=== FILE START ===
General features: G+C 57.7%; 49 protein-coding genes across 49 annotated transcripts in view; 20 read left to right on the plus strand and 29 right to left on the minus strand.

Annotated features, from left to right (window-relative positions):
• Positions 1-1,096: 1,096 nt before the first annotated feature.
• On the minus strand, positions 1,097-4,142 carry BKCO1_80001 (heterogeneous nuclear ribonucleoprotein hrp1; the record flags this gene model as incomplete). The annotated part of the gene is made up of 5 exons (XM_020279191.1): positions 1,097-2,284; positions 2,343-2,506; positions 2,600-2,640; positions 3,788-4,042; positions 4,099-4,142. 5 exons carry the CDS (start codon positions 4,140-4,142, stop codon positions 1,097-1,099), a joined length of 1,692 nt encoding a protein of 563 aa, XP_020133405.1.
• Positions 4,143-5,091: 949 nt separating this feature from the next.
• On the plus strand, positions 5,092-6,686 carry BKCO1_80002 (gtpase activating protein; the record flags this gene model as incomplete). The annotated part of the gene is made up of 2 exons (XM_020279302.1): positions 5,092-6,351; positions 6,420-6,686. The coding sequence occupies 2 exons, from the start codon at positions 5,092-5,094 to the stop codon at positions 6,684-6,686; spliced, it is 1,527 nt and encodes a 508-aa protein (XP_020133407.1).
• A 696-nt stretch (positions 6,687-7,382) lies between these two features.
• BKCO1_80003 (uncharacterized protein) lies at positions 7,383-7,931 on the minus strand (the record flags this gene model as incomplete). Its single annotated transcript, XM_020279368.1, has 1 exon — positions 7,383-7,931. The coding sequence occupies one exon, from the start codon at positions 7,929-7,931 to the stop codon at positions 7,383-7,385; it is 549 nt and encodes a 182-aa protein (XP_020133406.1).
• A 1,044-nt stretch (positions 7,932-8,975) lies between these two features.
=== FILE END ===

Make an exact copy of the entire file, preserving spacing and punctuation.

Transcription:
General features: G+C 57.7%; 49 protein-coding genes across 49 annotated transcripts in view; 20 read left to right on the plus strand and 29 right to left on the minus strand.

Annotated features, from left to right (window-relative positions):
• Positions 1-1,096: 1,096 nt before the first annotated feature.
• On the minus strand, positions 1,097-4,142 carry BKCO1_80001 (heterogeneous nuclear ribonucleoprotein hrp1; the record flags this gene model as incomplete). The annotated part of the gene is made up of 5 exons (XM_020279191.1): positions 1,097-2,284; positions 2,343-2,506; positions 2,600-2,640; positions 3,788-4,042; positions 4,099-4,142. 5 exons carry the CDS (start codon positions 4,140-4,142, stop codon positions 1,097-1,099), a joined length of 1,692 nt encoding a protein of 563 aa, XP_020133405.1.
• Positions 4,143-5,091: 949 nt separating this feature from the next.
• On the plus strand, positions 5,092-6,686 carry BKCO1_80002 (gtpase activating protein; the record flags this gene model as incomplete). The annotated part of the gene is made up of 2 exons (XM_020279302.1): positions 5,092-6,351; positions 6,420-6,686. The coding sequence occupies 2 exons, from the start codon at positions 5,092-5,094 to the stop codon at positions 6,684-6,686; spliced, it is 1,527 nt and encodes a 508-aa protein (XP_020133407.1).
• A 696-nt stretch (positions 6,687-7,382) lies between these two features.
• BKCO1_80003 (uncharacterized protein) lies at positions 7,383-7,931 on the minus strand (the record flags this gene model as incomplete). Its single annotated transcript, XM_020279368.1, has 1 exon — positions 7,383-7,931. The coding sequence occupies one exon, from the start codon at positions 7,929-7,931 to the stop codon at positions 7,383-7,385; it is 549 nt and encodes a 182-aa protein (XP_020133406.1).
• A 1,044-nt stretch (positions 7,932-8,975) lies between these two features.